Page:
I caught up with Maren Ade’s “Toni Erdmann” at an odd stop along the festival circuit: Alamo Drafthouse’s Fantastic Fest, a far different crowd from the high-minded cinephiles lining the Croisette at Cannes, filling the gondolas at Telluride or packing New York’s Lincoln Center. Sandwiched between genre fare at the festival was this German comedy of manners that has become the year’s critical darling. And yet, the connection between the film and one about cannibals felt apparent to me.
I consider that a testament to just how remarkable Ade’s work is, at once so assured and so open to a multiplicity of reads. Part of that may be a natural result of a 162 minute runtime – for what its worth, the film never feels it. But “Toni Erdmann” is not simply impressive because Ade keeps a great number of plates spinning; in fact, the simplicity of the father-daughter story has stuck with me as much as anything. Through such tight focus on their dynamic, Ade can then shed light onto some relevant themes and issues adjacent to the narrative.
As the film begins, aging prankster Winfried (Peter Simonischek) seeks a new outlet for his antics following the passing of his beloved dog. Around this time, his distant offspring Ines (Sandra Hüller) washes up in Germany again. Winfried jokes about hiring a “replacement daughter,” an idea at which she scoffs. But her brisk dismissal sparks in him a much grander idea that will first drive a tremendous wedge between them – with the goal of perhaps ultimately draw them closer together.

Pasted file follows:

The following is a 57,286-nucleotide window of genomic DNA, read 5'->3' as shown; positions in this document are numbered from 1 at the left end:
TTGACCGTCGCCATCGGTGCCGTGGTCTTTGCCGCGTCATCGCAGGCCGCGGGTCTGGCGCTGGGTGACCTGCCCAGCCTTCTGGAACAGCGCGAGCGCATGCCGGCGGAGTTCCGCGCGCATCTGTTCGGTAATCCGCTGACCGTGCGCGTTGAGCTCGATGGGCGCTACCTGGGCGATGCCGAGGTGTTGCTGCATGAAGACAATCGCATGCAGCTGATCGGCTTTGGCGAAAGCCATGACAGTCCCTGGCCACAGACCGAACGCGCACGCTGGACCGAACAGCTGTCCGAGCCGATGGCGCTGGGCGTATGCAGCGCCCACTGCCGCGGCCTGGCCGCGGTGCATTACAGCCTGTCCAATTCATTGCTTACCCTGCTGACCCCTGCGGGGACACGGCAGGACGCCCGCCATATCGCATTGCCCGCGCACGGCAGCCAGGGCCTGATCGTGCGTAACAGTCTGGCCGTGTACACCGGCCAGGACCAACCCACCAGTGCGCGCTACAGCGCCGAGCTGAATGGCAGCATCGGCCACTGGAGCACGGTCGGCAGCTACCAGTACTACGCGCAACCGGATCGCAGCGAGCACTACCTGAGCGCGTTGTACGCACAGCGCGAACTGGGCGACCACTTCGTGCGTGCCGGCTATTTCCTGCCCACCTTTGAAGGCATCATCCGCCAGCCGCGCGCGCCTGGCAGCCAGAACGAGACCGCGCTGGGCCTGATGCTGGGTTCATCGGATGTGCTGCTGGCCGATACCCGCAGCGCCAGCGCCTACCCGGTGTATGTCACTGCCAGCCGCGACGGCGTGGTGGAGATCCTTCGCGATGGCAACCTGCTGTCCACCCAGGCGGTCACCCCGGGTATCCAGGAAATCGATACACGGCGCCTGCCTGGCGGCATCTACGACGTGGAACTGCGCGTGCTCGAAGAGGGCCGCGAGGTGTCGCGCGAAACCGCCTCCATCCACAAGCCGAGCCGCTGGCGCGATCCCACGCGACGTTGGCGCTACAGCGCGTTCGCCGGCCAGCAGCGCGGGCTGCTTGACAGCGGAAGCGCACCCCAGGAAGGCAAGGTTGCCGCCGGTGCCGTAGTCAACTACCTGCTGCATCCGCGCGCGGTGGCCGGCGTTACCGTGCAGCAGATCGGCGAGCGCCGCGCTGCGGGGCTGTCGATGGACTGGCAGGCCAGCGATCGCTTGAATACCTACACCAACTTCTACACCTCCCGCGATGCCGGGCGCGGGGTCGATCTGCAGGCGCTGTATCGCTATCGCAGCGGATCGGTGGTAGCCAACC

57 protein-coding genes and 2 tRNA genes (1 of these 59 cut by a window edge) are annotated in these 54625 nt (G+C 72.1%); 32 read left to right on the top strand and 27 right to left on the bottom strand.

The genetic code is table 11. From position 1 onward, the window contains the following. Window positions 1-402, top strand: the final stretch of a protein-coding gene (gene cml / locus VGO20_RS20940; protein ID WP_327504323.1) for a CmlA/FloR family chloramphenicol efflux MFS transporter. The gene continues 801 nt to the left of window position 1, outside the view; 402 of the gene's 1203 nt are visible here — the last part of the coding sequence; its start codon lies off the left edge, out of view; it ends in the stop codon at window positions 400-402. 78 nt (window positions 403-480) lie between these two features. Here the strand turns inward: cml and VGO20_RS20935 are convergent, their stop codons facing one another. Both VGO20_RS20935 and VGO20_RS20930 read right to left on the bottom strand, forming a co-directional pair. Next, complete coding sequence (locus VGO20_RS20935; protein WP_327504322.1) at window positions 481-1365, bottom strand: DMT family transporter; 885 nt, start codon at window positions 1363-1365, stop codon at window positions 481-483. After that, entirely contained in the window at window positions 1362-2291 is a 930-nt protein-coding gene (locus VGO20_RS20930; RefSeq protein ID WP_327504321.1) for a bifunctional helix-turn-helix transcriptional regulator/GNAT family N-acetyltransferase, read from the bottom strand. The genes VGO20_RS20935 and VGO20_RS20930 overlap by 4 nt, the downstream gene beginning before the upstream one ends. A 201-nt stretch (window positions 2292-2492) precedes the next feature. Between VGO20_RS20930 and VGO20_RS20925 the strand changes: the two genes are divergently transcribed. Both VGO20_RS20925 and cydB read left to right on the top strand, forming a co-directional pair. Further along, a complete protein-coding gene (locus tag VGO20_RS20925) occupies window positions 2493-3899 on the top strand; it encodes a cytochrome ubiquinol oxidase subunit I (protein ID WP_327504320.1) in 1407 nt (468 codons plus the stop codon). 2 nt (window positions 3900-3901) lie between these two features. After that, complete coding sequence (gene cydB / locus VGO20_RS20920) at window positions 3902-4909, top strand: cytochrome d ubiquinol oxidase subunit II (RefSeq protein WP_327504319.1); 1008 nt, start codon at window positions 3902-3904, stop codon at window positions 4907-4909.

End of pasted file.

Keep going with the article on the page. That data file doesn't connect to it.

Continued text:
Ines works as a mid-management level consultant in Bucharest, gluing herself to a cell phone screen and PowerPoint presentation to forcefully make the case for outsourcing jobs to the far reaches of the EU. Just as she needs to be closing the deal with the client, who appears at every inopportune moment but Winfried? Only here, he has donned the guise of Toni Erdmann, an unkempt straight-talker who immediately foils with Ines’ buttoned-up sterility.
The immediate aim is embarrassment, which often takes a raucous and ribald form. Yet the long-term objective is mortification: breaking down Ines so she can rebuild herself in a more compassionate way. Watching Ines squirm is an honest (albeit guilty) delight, especially because Hüller pulls from a vast repertoire to express the character’s discomfort in her face and body language.
Even though her pitch is based on business and bottom-line, Winfried/Toni exposes a truth Ines routinely forgets: important decisions are made with a human connection. Her insistence on appealing primarily to logic leaves her open to getting flanked with sexist attacks for her cold, shrewd demeanor. A few discomfiting nudges from the Toni persona awakens her to the double standards that make her work twice as hard for half the respect.
On a grander scale, however, “Toni Erdmann” is a film about the cost of the ruthless efficiency that Ines both practices and sells. Its byproducts include the corroded relationships and exacerbated generation gaps between parents and siblings. But on a grander scale, it drives inequality throughout Europe. Ade provides a few glances of Romanian poverty throughout in the form of shots where the camera drifts a little further than the characters want to see, or when it holds on a sight that they would rather ignore. The macro and the micro each have so much to offer in the film, making it the delicious kind of work that deserves to be held up and reexamined under one’s ever-changing personal and political circumstances. B+ /